Posts Tagged 'printables'

Open Education Resources and Links (Re: Dubai ISTE Conference Links)

Tomorrow I will give a presentation on “Open and Collaboratively Developed Education Resources” at the 2009 Gobal Forum on Innovation and Technology in Teaching and Leading in Dubai. So that presentation attendees don’t have to take copious notes (and so that others can benefit as well), I’ve decided to post links from my presentation here!

Just in case you’re wondering what open education resources (OERs) areWikipedia defines OERs as “educational materials and resources offered freely and openly for anyone to use and under some licenses to re-mix, improve and redistribute.” I like to think of OERs like a delicious cookie recipe–Sara passes her recipe to Michiko. Michiko decides to add dark chocolate chips to the recipe and passes the recipe along to several people over the Internet. Mustafa gets a hold of the recipe and decides it would benefit from some rock salt and an egg yolk. He then posts the recipe for others to see… and so on! Just replace the cookie recipe with a lesson plan, an educational video or a collaboratively developed unit or other resource and you’ve got yourself an OER!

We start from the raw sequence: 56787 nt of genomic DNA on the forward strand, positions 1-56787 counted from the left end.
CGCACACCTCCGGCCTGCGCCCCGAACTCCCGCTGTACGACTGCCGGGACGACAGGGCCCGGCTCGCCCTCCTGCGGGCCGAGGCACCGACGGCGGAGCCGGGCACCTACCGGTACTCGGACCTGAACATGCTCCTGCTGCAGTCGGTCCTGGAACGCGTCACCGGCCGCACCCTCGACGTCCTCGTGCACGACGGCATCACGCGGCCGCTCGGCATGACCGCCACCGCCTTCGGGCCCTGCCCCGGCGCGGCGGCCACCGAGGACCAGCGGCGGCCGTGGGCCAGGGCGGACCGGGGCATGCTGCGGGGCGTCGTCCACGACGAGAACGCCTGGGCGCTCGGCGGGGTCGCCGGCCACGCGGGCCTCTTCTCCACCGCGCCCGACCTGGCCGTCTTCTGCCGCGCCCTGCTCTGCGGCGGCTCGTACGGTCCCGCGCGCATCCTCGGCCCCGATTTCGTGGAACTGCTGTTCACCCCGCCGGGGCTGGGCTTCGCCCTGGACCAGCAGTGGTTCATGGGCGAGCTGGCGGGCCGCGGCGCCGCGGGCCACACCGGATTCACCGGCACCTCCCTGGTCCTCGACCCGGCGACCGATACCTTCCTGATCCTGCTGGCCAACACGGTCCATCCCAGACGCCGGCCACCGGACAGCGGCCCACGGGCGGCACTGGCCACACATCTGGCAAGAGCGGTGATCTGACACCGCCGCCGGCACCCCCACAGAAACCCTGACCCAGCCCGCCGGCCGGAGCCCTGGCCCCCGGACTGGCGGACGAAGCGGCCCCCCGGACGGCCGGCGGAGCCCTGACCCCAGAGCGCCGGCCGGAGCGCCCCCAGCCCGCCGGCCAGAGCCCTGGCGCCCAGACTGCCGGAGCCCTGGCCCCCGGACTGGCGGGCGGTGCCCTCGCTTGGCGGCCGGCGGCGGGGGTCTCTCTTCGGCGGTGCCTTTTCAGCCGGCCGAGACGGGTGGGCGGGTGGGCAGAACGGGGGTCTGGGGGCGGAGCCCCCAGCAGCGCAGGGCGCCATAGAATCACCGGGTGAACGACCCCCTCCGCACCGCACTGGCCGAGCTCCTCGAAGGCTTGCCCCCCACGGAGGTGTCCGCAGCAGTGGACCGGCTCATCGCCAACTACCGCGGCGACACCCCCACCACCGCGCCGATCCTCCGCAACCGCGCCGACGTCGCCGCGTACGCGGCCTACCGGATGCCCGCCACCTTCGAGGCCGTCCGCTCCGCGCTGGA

There are several fabulous OER projects that are 100% worth checking out if you are looking for lessons, eager to share resources or interested in collaborating on education projects with people around the globe:

  • FreeReading–a K-3 open source literacy curricula program and community
  • Curriki–a community of educators that share K-12 multilingual OERs with people across the globe
  • MIT Open Courseware–with over 1000 free college courses online, this one is NOT to be missed